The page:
One of our favorite aspects of reading is that it can provide a mental break from the real world. Escaping into a different setting, whether that be to a location or decade gives your mind and body a chance to rest and reset from whatever you’re facing.
This list is great to work through whenever you want to be transported for awhile. We thought it was timely as much of the world is currently huddled in their homes. We’re staying home as much as possible, and using that time to catch up on our TBR stacks and embracing a slower pace of life.
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The story of Kya being left to fend for herself in the North Carolina marsh will steal your heart from the beginning. Her love and descriptions of the nature around her will help you step right into her life.
Melissa is currently reading this new release about Adunni, is a fourteen-year-old Nigerian girl. She loves school and dreams of getting a full education, but everything changes when her mother passes away. The family needs money to stay in their home, and the easiest way to get it is by collecting Adunni's bride price. Which means pledging her to be the 3rd wife of a much older man.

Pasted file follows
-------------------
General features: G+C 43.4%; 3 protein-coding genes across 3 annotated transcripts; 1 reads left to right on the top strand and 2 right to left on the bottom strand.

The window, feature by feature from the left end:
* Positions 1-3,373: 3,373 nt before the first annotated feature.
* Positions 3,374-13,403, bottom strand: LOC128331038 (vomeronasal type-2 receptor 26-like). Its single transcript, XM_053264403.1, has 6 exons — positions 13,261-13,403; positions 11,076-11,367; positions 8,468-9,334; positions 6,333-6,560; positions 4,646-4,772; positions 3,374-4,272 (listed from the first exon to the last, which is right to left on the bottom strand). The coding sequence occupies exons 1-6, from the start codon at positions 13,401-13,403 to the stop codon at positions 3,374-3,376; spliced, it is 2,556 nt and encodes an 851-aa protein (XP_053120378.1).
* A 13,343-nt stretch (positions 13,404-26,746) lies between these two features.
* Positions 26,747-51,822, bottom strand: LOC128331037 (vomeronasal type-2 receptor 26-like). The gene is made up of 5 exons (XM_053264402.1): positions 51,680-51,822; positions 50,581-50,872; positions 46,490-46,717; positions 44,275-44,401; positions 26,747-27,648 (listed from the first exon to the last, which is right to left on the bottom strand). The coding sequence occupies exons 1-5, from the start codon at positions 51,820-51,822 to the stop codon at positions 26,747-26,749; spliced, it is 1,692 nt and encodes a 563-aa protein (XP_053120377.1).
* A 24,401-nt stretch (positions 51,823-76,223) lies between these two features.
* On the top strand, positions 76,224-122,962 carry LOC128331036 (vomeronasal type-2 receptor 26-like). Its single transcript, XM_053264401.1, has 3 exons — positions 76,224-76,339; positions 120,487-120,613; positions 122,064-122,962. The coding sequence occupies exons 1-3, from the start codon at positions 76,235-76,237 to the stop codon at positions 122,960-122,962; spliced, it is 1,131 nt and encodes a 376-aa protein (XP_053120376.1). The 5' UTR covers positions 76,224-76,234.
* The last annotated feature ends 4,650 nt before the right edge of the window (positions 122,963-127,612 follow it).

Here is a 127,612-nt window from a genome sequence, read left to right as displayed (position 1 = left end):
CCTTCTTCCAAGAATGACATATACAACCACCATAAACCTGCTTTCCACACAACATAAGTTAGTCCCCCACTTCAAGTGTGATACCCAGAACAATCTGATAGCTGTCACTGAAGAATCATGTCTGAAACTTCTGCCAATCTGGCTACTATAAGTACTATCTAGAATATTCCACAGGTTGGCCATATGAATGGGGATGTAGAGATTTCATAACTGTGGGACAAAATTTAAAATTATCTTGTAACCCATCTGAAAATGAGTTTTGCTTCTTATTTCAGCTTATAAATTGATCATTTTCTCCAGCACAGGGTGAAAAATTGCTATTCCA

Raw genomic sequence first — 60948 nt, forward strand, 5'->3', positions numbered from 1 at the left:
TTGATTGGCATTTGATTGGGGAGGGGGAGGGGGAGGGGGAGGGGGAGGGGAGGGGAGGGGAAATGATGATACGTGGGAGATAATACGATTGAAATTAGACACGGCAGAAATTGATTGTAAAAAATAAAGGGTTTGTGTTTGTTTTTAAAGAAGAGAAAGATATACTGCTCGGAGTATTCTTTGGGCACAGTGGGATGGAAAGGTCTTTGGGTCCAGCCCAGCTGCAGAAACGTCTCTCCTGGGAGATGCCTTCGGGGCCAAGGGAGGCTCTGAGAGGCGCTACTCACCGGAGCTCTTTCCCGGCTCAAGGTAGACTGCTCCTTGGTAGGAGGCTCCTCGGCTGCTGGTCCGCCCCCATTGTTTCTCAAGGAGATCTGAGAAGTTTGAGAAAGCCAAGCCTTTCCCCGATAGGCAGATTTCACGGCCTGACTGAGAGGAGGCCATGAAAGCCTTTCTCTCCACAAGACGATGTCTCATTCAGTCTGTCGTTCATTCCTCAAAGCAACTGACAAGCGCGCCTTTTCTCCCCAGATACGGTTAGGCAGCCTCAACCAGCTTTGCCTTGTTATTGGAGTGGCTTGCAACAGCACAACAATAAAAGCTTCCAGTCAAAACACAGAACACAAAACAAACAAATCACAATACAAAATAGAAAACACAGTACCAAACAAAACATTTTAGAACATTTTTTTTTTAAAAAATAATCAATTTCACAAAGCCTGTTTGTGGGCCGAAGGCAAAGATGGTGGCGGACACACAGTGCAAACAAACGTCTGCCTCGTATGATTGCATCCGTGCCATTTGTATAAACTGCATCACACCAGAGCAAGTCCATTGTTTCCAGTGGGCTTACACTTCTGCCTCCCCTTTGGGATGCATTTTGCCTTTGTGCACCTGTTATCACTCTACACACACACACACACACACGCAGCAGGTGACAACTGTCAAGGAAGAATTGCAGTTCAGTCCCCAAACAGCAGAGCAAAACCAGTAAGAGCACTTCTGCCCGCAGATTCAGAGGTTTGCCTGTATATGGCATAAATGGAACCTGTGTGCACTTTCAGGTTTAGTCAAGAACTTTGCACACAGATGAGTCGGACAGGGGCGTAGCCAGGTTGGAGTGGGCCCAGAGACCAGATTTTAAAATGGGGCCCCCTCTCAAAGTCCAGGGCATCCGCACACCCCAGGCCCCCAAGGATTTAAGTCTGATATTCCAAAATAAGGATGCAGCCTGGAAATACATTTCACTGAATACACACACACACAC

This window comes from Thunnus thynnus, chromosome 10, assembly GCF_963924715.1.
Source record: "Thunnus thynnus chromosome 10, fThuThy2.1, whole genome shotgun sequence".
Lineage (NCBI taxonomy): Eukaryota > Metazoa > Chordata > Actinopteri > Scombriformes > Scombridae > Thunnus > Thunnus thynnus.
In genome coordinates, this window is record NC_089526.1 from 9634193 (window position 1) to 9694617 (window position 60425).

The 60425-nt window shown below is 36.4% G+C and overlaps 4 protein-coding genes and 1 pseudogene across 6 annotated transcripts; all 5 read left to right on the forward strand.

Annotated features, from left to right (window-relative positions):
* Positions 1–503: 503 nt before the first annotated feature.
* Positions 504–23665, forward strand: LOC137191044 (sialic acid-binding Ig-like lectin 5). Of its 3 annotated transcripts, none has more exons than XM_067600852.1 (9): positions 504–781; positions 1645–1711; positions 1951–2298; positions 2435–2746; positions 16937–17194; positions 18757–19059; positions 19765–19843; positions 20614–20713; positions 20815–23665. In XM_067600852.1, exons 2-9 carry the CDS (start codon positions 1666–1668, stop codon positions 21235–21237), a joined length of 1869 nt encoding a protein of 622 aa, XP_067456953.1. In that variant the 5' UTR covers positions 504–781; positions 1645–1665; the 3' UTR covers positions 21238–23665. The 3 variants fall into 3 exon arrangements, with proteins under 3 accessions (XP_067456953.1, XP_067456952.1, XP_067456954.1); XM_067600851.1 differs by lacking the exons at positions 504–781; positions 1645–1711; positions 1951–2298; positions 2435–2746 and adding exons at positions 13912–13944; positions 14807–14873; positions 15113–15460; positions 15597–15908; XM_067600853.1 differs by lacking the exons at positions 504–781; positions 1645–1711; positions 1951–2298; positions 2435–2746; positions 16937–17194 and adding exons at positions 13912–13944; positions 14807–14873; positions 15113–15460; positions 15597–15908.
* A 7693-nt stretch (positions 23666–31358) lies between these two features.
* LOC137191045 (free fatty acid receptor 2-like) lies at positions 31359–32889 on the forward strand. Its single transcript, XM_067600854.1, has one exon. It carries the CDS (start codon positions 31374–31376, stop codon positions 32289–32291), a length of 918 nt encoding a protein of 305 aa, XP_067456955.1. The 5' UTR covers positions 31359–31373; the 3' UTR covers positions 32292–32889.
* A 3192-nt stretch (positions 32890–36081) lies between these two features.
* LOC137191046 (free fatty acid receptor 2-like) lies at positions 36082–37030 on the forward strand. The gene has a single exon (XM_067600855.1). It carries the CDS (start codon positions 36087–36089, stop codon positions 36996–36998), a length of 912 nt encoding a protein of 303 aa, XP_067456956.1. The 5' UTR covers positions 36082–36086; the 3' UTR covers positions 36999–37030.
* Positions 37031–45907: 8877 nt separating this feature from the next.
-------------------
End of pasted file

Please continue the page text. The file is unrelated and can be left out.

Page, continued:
Before she died, her mother told Adunni that her that education is the only way to get a “louding voice”—the ability to speak for herself and decide her own future.
Will she still be able to accomplish that with her forced arrangement?
This book has an impressive 87% 5 star reviews on Amazon and Melissa can't wait to see where the story leads!
Stick with us even if you aren't a horror/Stephen King fan! This book is a bit of departure from his normal style, and might be his best masterpiece. And if you have A LOT of time at home, this LONG gem will be a great companion!
A man is sent back in time to attempt to stop the assassination of JFK. In addition to that intimidating task, he has to learn to deal with daily life in the 50s/60s. He makes several trips back in time, learning a little more about the assassination and himself each trip. But can he really change history? And if so, should he?
This Tender Land is set in the Great Depression and follows Native American children who had been kidnapped and separated from their families to be educated (yes, this really happened).
Four of the children escape, steal a canoe, and head down the Mississippi river in this enthralling tale. They meet unique characters along with way, some kind and some not. Each page is full of beautiful writing and adventure as they try to find a better life for themselves, constantly aware the school is looking for them.
Written in 1950, Jubilee Trails takes you back even further in time to the mid-19th century when California was still part of Mexico. The story follows Garnet, an 18-year old wealthy New York girl. Instead of following the path set out for her by her family and society, she falls in love with the traders and decides to go west with him to California, through Indian Territory and other hurdles.